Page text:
Image: The man with the plan. Ekow Eshun at the AmbITion roadshow, Sadler’s Wells Theatre, 16th July, 2009

Such large increases were achieved by a new sponsorship led policy, hiring new development and marketing staff tasked with developing high profile sponsorship events that prioritised the ICA ‘brand' as a whole, rather than supporting any individual programming department. Not surprisingly, the ICA's wage bill in the period ballooned, from £1.75 million in 2005 to £2.5 million in 2008, although the ICA's accounts report an increase in average staff headcount of only 13. The number of staff paid more than £50,000 rose from three to ten in that period.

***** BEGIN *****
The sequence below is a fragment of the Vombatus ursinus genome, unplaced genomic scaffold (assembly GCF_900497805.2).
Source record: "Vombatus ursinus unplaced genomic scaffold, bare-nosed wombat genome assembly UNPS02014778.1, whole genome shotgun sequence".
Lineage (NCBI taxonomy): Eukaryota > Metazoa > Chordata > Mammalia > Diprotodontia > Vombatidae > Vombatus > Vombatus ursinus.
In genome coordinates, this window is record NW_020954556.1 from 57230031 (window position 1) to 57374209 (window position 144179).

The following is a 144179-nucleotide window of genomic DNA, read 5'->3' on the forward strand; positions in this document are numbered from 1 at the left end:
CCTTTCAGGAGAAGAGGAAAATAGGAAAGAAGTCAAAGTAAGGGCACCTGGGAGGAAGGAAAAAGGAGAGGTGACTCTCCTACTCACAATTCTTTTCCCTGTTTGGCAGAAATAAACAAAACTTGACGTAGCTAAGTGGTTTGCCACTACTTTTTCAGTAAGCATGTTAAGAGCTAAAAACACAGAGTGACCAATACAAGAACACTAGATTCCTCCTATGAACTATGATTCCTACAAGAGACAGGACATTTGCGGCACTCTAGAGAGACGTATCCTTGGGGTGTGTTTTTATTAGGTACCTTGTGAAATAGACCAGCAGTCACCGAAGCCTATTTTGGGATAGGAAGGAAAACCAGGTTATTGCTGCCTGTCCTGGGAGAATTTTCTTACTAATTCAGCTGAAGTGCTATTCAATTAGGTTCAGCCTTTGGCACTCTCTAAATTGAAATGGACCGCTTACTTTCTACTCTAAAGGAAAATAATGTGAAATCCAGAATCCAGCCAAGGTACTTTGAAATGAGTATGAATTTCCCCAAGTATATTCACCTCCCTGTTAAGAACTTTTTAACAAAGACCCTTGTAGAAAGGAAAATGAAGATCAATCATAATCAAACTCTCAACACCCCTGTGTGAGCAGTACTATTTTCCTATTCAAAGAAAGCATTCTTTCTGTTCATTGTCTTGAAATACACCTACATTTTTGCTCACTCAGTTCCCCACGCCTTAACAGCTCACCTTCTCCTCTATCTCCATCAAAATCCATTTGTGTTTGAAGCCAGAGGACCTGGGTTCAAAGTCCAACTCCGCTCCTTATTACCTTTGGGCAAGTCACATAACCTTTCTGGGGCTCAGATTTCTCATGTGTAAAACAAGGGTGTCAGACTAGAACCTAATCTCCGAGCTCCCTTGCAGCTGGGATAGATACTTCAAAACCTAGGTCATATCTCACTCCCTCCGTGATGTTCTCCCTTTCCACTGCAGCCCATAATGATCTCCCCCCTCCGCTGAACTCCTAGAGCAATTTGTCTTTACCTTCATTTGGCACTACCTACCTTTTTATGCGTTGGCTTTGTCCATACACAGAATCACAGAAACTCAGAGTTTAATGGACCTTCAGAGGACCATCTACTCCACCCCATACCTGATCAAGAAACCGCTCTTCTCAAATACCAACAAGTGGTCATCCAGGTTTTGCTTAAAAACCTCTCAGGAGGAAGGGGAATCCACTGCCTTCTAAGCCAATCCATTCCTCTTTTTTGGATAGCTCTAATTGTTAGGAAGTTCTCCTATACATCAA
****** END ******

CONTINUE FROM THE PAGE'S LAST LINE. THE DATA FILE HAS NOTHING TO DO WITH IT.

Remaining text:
If the ICA was riding high on the sponsorship gravy train, more non-programming staff and bigger salaries for those at the top, this was based on marketing projects increasingly untethered from the ICA's core programme content, but instead plugged in to a newer, ‘hipper' notion of the ICA as an arbiter of contemporary cool, all the while attempting to harness the spend power of celebrity, and the success-by-association of a heightened media profile. Instead of raising income for the projects of particular departments - Cinema, Exhibitions, Live and Media Arts, and Talks - all energies became focused on ‘general projects' drawing big cheques from big corporates. In 2007, a Sony PSP hook-up generated £95,000, a deal with 3G mobile netted £150,000, and the Sony Ericsson backed image anthology and contest All Tomorrow's Pictures earned the ICA £228,000. By 2007, ICA Development had initiated the annual celeb-driven charity auction gala night Figures of Speech. The 2008 edition, attended by such art world luminaries as Nigella Lawson, Tom Dixon and Elle McPherson, rang up £126,000 in the process.